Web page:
Purpose. Observers can accurately interpolate an (invisible) parabolic contour when they see as few as 5-7 points sampled at approximately regular intervals along the contour (Koh & Maloney, Inv. Ophth. & Vis. Sci. [abstract], 1988, 29, 408). We measured the influence of each of the contour sampled points on the observer's setting of the interpolated point. We plot it as a function of the relative positions of sampled and interpolated points on the contour. We tested whether this influence function is rotation- and scale-invariant. Methods. Stimuli were presented by means of a spatially-calibrated projection CRT driven by a CRS board. The observer always saw eight sampled points that fell on or near an invisible contour. On each trial, the observer moved a ninth point, initially displaced off of the curve, along an invisible constraint line until it was judged to be on the contour. Each of two observers made 6 settings for all possible combinations of (a) two parabolic contours, (b) two scalings of the entire stimulus array, (c) three rotations of the entire stimulus array, (d) two magnitudes of perturbation, and (e) choice of point to be perturbed. Results. The influence functions of both observers resembled a difference of Gaussians curve, falling rapidly to zero. They were scale-invariant, rotation-invariant, and invariant under scaling of the magnitude of perturbation. Conclusions. These results indicate that the "human visual spline" is scale- and rotation-invariant over the range considered, and computable locally on a sampled contour. We will computed the measured influence functions of observers to computed influence functions for local spline algorithms.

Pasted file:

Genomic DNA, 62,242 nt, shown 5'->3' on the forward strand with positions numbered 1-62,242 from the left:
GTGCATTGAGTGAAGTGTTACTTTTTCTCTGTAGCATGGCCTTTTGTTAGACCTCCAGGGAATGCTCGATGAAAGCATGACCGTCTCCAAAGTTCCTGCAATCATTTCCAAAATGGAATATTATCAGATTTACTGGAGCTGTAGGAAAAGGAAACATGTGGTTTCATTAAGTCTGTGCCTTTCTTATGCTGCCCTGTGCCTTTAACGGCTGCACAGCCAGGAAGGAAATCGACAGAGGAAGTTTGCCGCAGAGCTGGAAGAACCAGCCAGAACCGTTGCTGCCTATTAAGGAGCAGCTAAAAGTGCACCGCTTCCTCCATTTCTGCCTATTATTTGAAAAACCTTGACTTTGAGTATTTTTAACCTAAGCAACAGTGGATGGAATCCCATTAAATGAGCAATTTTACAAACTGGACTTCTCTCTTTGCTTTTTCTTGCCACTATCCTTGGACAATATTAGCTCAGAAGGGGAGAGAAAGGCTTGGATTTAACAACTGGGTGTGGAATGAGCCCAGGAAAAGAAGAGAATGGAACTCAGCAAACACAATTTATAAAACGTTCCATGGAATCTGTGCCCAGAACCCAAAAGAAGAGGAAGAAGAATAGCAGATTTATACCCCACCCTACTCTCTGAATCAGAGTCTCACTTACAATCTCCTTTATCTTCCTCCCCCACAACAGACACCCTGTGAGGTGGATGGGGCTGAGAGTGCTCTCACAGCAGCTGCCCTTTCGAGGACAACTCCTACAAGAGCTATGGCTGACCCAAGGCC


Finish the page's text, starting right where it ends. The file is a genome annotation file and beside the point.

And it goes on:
|Original language||English (US)|
|Journal||Investigative Ophthalmology and Visual Science|
|State||Published - Feb 15 1996|
ASJC Scopus subject areas
- Sensory Systems
- Cellular and Molecular Neuroscience